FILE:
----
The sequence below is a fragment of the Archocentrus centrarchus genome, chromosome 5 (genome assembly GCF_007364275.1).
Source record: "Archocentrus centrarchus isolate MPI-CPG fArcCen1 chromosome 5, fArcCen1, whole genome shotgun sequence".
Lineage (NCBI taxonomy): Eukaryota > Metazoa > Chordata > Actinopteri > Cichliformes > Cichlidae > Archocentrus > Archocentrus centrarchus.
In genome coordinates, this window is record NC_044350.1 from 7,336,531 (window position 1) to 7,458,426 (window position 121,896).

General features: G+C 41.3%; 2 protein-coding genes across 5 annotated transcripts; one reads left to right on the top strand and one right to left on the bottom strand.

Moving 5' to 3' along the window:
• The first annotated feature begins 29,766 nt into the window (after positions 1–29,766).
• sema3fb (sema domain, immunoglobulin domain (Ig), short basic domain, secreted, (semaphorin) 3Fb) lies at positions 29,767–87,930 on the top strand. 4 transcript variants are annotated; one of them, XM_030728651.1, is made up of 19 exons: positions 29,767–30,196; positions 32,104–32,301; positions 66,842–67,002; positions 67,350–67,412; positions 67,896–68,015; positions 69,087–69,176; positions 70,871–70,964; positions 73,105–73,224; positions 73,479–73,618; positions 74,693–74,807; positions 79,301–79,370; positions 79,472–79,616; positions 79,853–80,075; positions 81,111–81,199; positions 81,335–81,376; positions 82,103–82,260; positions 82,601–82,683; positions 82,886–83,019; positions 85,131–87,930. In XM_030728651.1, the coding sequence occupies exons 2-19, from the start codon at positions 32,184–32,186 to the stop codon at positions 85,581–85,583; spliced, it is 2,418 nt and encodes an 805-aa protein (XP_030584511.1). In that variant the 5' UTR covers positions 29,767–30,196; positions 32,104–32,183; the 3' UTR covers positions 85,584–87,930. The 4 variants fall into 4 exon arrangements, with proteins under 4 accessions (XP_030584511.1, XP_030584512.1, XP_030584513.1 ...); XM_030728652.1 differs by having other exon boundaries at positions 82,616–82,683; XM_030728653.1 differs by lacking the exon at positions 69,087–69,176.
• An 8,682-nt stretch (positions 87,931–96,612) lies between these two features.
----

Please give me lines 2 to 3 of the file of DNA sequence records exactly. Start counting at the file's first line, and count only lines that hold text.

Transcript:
Source record: "Archocentrus centrarchus isolate MPI-CPG fArcCen1 chromosome 5, fArcCen1, whole genome shotgun sequence".
Lineage (NCBI taxonomy): Eukaryota > Metazoa > Chordata > Actinopteri > Cichliformes > Cichlidae > Archocentrus > Archocentrus centrarchus.